Anita Mathias, one of the finalists in the Christian New Media Awards earlier this year, writes a thought-provoking guest post on ambition today. Very honoured (or should I say honored, as I am currently in the USA?) to have Anita writing here for me. Enjoy!
Ambition and Christ
Do nothing out of selfish ambition. (Phil 2:3).
Many achievers have been wired to achieve from their cradles, a mixture of genetically mediated temperament and family culture.
And then we become Christians, and we give up our old identity.
We are now hidden in Christ.
And what becomes of our old ambition?
Well, I can tell you what happened to mine. It has graduated through three phases, the conjunctions changing at each phrase.
* * *
Ambition OR Christ
I committed my life to Christ at 17. I finished school early, having skipped grades, and then worked with Mother Teresa for two years.
When I went to University, to read English at Somerville College, Oxford University, I quickly sensed the contradiction between the openness with one’s time which Christ required (I read “give to everyone who asks of you,” almost literally!) and complete dedication to writing.
Incredibly, I chose writing, and for the next few years—all through a graduate degree in Creative Writing—I focused on reading and writing poetry. To quote Willa Cather, I served “the God of Art who demands human sacrifices.”
It was perceived failure in writing poetry which led me to recommit my life to Christ six years later, and, this time, it stuck.
Ambition AND Christ
In On Writing, Stephen King says he had considered his life a support system for his art. However, when crippled by excruciating pain after a freak road accident, he realized that his art was, in fact, a support system for his life. It made his life bearable, and added comfort and joy to it.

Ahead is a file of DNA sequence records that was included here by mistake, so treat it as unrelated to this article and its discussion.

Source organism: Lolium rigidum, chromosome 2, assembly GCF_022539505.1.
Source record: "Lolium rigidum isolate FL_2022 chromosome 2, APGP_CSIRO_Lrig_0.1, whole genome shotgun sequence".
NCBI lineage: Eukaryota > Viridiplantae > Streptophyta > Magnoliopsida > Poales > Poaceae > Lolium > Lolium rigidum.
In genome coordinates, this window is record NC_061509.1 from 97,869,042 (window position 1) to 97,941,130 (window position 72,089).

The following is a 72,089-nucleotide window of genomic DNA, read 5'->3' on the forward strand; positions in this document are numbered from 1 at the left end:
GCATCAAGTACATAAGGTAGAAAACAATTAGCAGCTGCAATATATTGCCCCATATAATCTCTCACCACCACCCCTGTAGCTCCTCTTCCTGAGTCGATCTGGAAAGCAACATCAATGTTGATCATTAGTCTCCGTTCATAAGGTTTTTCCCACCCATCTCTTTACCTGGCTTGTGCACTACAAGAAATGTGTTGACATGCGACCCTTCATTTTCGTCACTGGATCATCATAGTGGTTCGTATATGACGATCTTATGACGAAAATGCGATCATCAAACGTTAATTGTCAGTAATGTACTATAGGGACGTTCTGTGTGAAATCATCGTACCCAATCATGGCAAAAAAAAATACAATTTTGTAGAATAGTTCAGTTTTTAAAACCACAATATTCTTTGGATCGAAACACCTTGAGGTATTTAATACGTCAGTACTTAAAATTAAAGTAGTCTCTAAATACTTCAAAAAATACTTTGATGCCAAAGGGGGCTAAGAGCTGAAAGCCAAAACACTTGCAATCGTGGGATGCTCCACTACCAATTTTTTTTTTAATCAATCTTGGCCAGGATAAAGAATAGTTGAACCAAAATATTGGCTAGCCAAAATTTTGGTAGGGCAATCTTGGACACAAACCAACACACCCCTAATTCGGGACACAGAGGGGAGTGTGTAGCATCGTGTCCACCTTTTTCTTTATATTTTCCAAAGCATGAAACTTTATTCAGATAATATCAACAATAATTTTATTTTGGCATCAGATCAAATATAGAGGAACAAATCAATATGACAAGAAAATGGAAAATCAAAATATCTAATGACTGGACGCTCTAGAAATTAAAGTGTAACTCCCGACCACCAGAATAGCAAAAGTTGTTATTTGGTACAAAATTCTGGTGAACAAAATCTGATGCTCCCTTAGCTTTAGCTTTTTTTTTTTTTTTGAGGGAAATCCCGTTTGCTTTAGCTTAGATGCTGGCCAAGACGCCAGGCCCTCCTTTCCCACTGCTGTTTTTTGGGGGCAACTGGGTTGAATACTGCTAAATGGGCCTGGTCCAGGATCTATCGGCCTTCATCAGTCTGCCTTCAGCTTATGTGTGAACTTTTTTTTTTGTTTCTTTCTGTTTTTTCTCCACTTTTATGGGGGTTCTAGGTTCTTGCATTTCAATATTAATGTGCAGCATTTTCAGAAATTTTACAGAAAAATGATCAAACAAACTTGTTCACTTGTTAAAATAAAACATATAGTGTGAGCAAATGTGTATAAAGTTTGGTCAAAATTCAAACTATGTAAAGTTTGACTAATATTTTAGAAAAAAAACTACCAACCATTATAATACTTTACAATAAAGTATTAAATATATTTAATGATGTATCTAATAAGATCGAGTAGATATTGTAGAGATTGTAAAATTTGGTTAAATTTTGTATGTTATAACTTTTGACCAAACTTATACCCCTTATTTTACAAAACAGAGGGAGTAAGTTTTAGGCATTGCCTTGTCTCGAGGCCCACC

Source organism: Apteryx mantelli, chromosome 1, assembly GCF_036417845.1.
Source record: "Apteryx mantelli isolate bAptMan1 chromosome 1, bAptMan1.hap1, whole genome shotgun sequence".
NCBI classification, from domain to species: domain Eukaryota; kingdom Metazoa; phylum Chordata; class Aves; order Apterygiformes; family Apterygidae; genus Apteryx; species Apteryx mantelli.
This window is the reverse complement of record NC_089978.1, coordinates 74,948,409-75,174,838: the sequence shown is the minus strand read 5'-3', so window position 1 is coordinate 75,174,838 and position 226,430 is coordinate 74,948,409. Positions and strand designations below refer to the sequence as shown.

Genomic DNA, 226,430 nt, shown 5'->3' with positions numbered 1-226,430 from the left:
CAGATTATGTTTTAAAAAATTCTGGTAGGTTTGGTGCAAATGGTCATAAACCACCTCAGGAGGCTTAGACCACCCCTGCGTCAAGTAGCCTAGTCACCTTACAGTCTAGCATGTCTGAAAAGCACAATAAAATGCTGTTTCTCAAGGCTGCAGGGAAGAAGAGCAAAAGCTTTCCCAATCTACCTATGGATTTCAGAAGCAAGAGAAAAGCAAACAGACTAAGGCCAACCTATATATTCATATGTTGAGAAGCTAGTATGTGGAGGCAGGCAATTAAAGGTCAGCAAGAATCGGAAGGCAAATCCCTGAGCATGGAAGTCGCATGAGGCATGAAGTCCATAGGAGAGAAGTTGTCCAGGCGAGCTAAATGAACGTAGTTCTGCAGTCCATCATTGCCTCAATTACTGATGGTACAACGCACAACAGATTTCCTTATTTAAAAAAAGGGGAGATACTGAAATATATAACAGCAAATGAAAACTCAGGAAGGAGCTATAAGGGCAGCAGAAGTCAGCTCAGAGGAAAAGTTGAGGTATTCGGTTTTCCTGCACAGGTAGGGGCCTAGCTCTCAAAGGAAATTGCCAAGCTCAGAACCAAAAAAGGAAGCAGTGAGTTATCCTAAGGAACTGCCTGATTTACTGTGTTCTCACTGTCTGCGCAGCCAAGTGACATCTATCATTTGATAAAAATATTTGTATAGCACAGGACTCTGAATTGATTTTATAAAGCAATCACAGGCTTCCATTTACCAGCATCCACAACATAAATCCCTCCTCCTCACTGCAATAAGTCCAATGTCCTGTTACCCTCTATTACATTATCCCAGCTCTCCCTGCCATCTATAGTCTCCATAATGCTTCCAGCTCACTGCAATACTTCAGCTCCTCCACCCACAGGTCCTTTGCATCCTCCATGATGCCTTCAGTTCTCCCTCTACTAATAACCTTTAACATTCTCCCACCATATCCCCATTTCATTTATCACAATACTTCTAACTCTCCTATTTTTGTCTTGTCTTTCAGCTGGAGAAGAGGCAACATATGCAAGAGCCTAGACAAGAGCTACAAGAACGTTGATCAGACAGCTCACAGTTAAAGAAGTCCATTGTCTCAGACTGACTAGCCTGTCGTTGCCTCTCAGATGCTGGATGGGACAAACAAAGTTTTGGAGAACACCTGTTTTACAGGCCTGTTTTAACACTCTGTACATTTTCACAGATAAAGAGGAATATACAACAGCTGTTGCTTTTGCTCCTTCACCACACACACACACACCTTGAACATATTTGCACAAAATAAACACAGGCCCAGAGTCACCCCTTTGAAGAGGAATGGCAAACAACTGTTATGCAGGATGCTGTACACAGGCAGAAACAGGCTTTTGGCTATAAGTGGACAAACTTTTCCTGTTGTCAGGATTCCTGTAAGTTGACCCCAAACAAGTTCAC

For years, even as a Christian, my heart was really in my writing, sad with unfulfilled ambition for it. I wanted my Christian disciplines to help me get my act together so I could write more. Faith as a support system for art.
Well, God was having none of that.
Francis Thomson writes in “The Hound of Heaven,”
Ah! is Thy love indeed
A weed, albeit an amaranthine weed,
Suffering no flowers except its own to mount?
Once Christ had his eyes on me, he was not going to share me, so to say. And so, my ambition was blocked, and came to nothing, forcing me to burrow into Christ for answers and comfort and joy.
I am glad. Fulfilled ambition without the comfort of Christ can be hard and barren. The Indian mystic, Rabindranath Tagore, describes it: “Away from the sight of thy face, my heart knows no rest nor respite, and my work becomes an endless toil in a shoreless sea of toil.”
Ambition IN Christ
I am still ambitious; of course, I am. I want to learn to write beautifully, and I want my words to read by many.
But most days, I hold my ambition lightly, in perfect peace.
I am in Christ, hidden in Christ. I am working from “inside” Christ, listening closely to him for ideas, drawing on his strength, eager to write beautiful things which will be a blessing to many.
I am writing in Christ as a branch in the vine, as his ideas, sap and life flow into me, and through me.
I am ambitious to write because I must, as a bird must sing, but it is a surrendered ambition. I am happy if God brings me many readers.
But if he does not, I will still write with joy. As a bird sings its high clear notes, as fish swim through the seas of this world because they must, even so must I write, recreating life’s beauty in words.
Anita Mathias is the author of Wandering Between Two Worlds (Benediction Classics, 2007). She has won a writing fellowship from The National Endowment for the Arts, and her writing has appeared in The Washington Post, The London Magazine, Commonweal, America, The Christian Century, and The Best Spiritual Writing anthologies.